A year ago this week the Russians officially recognised the breakaway republics of the Donbas and triggered a ‘Special Military Operation’ (SMO) that in turn triggered a spike in risk premia that shocked markets. While this was subsequently over-shadowed by the widespread rise in discount rates as central banks everywhere started tightening, the first anniversary of that speech risks a major escalation of hostilities. After a strong start to the year, this is something we don’t think is currently in prices.
The year has begun well for most investors with a near perfect inversion of 2022 as everything that went down (more or less everything except the $) has bounced, with some particularly painful short squeezes as the oversold positions saw some mean reversion. This has certainly helped the market mood, but we would caution against over-extending into a shift in fundamentals – even though that is what is starting to happen. These are largely market mechanics – short squeezes and sector and market re-weightings to get ‘in line’ with some renewed short dated option activity thrown in. But the real question remains not whether or not we are in a new bull market, but rather whether we have fully exited the bear market. More specifically, whether there will be a second earnings driven leg. For the record, we think if there is it will be mild and limited to those stocks, sectors and countries that benefitted the most from a decade or more of interest rates at the wrong levels. So far, stock specifics have largely confirmed this, but as we rolled the February to March options last week, there was clear signs of weakness, suggesting that somewhere in the markets there is a message of caution. We are watching the $, which is bouncing from resistance, but beyond the technicals we are wondering about risk premia more generally.
We believe that there are short term risks to a reversal in the discount rate again and in particular the risk that on the first anniversary of the announcement of the Special Military Operation (SMO), Putin announces an escalation of the war in Ukraine. We have consciously avoided speculation on the progress of the war since the only insight that we have is that we have none and that almost all information from all sides is in some shape or form best considered propaganda. We know from our work in markets that just because every source says the same thing does not mean it is true and an objective assessment of the western narrative over the last 12 months confirms that much of what we read is promoting a narrative and that the best observation is that of Ben Hunt and the Epsilion Theory team “Why am I being told this? And why now?” (The revelations on Nordstream 2 being a case in point this last week).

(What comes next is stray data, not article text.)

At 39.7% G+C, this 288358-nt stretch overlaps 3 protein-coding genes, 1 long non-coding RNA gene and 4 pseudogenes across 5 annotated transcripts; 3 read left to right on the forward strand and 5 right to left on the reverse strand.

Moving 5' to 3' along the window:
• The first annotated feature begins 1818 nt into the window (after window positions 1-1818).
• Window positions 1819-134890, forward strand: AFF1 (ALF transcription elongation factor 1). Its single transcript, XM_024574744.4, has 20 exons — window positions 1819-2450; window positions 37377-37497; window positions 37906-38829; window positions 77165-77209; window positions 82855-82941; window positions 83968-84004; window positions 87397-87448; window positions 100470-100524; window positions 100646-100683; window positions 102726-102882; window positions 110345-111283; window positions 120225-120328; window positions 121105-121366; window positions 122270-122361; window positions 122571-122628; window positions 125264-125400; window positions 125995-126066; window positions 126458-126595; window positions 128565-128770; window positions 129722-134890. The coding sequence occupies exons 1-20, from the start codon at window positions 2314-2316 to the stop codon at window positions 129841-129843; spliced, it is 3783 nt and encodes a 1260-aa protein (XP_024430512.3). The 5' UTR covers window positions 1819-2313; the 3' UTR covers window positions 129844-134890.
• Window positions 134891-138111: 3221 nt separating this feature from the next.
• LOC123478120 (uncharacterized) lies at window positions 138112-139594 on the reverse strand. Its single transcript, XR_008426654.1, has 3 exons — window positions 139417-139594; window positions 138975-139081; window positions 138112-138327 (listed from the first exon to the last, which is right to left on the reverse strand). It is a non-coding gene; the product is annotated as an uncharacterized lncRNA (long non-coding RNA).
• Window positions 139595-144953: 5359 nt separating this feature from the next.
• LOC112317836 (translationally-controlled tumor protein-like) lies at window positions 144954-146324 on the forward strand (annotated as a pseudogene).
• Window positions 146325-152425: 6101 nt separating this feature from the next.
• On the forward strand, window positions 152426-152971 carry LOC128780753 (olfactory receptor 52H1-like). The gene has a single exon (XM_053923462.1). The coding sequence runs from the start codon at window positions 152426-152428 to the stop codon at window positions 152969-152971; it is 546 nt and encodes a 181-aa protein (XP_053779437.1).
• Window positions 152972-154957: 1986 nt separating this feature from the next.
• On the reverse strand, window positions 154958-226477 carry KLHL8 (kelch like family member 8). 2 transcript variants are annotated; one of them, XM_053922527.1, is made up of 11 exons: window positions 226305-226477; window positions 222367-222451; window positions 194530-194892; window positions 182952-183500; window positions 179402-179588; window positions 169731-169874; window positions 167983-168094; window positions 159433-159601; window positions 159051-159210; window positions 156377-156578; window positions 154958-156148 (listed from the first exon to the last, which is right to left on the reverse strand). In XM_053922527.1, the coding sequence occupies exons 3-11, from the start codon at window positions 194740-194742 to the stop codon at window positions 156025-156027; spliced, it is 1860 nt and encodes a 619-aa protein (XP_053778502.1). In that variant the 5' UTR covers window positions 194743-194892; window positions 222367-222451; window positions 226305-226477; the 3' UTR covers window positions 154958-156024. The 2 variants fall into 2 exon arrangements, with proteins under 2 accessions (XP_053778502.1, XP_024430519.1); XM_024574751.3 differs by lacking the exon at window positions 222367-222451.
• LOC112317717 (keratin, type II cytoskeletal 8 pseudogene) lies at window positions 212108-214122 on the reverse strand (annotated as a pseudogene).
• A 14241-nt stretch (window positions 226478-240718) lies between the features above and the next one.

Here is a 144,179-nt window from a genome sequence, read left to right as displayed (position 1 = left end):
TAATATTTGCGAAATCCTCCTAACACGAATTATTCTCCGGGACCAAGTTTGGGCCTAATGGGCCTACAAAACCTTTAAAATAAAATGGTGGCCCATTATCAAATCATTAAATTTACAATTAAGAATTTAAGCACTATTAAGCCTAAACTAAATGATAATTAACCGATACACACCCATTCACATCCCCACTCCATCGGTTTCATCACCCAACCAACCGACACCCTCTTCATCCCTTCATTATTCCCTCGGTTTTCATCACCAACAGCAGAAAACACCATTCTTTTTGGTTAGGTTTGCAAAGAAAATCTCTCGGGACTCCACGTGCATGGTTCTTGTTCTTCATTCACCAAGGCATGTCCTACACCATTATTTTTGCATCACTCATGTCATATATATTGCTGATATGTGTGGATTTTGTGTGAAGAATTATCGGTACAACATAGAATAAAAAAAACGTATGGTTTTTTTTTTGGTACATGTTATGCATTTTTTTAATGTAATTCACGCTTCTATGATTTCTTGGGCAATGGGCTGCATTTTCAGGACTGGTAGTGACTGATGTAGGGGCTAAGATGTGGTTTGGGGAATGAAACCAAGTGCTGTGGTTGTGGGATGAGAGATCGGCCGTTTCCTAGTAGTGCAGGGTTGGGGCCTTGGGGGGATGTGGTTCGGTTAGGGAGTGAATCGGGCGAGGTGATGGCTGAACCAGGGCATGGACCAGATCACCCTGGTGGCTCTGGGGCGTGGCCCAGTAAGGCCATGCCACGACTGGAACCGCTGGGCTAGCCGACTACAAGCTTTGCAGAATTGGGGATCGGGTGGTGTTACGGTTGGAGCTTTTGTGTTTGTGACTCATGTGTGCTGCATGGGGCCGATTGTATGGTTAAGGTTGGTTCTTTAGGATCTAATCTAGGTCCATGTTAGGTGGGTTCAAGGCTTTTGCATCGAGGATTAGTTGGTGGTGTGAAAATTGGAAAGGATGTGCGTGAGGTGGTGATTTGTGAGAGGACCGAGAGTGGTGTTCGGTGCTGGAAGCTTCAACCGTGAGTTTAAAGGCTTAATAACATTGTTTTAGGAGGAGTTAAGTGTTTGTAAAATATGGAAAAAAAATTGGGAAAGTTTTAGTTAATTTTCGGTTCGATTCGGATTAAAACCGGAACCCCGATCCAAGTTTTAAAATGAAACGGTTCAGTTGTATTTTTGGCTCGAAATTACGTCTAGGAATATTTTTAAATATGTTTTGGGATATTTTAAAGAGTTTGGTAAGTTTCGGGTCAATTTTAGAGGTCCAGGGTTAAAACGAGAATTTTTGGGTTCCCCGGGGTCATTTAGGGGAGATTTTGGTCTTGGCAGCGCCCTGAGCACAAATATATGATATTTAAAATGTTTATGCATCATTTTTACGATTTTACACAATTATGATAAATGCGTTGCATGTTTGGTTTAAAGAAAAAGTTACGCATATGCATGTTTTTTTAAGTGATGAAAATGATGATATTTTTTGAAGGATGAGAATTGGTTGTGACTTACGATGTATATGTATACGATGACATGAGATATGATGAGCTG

On this basis and having developed a series of sceptical non Western narrative sources over the last 12 months as a counterpoint to the western media, we are interested to see both camps pointing at a serious escalation coming in Ukraine – a risk that markets seem to have ‘parked’ somewhat. Many of these sources do not pop up under conventional browsers, being presumably blocked for ‘mis-information’, but I was intrigued by this new sub-stack that has just appeared this month under the name Simplicius The Thinker. To be clear, we have no idea who this person is, but the writing is dense and seemingly very comprehensive and while they are clearly pro Russia (or perhaps just anti US) many of the facts they report are coming from both sides – especially as we look between the lines.
We do not have a a view on Ukraine other than that the narrative is changing and that we don’t think that markets are looking ‘over here’ right now. That’s a risk.
- Putin is now going to speak on February 21, the anniversary of his speech that recognised the breakaway republics and set the ‘legal’ process to announce the SMO.
- The Duma has a meeting the next day, suggesting Putin may be announcing things that require ratification
- Biden is scheduled for a meeting in Poland with Zelensky the same day raising risks of escalation further
- Both sides are talking about an accumulation of 300 Russian helicopters and 450 fighter jets as well as 1800 tanks and 4000 armoured fighting vehicles at Russian bases. Meanwhile Ukraine reports Russian troop build ups at the border of a size not seen since a year ago including building of large field hospitals
- An 80km convoy of Russian trucks is heading north from Mariupol.
- Putin met with Belarus President Lukashenko in Moscow yesterday at the same time as Wagner troops were spotted in far West Belarus.
- Wagner and others complaining that artillery shelling in support has died down – implying stocks of ammunition are being built up ahead of an offensive.
Now, we have no idea if this could be a bluff, but it feels unlikely that risk premia will go down this week.